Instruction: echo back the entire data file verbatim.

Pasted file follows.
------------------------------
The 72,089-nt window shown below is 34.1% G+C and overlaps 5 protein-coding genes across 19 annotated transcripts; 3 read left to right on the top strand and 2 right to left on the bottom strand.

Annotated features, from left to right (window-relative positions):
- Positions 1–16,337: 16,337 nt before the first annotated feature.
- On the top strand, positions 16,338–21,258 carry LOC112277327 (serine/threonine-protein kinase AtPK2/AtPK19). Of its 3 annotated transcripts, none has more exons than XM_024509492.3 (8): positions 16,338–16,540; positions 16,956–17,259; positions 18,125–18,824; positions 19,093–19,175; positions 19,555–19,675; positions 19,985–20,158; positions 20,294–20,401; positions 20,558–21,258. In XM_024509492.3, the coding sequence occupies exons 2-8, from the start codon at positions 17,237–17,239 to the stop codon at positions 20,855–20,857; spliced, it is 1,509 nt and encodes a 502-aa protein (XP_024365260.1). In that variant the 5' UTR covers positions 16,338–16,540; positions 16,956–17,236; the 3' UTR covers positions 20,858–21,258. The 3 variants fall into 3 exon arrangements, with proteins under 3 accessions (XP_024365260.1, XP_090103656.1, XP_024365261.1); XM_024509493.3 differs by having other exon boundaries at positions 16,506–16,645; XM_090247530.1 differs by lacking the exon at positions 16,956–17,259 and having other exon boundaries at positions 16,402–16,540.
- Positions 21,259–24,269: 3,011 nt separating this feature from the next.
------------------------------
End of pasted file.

The 72,089-nt window shown below is 34.1% G+C and overlaps 5 protein-coding genes across 19 annotated transcripts; 3 read left to right on the top strand and 2 right to left on the bottom strand.

Annotated features, from left to right (window-relative positions):
- Positions 1–16,337: 16,337 nt before the first annotated feature.
- On the top strand, positions 16,338–21,258 carry LOC112277327 (serine/threonine-protein kinase AtPK2/AtPK19). Of its 3 annotated transcripts, none has more exons than XM_024509492.3 (8): positions 16,338–16,540; positions 16,956–17,259; positions 18,125–18,824; positions 19,093–19,175; positions 19,555–19,675; positions 19,985–20,158; positions 20,294–20,401; positions 20,558–21,258. In XM_024509492.3, the coding sequence occupies exons 2-8, from the start codon at positions 17,237–17,239 to the stop codon at positions 20,855–20,857; spliced, it is 1,509 nt and encodes a 502-aa protein (XP_024365260.1). In that variant the 5' UTR covers positions 16,338–16,540; positions 16,956–17,236; the 3' UTR covers positions 20,858–21,258. The 3 variants fall into 3 exon arrangements, with proteins under 3 accessions (XP_024365260.1, XP_090103656.1, XP_024365261.1); XM_024509493.3 differs by having other exon boundaries at positions 16,506–16,645; XM_090247530.1 differs by lacking the exon at positions 16,956–17,259 and having other exon boundaries at positions 16,402–16,540.
- Positions 21,259–24,269: 3,011 nt separating this feature from the next.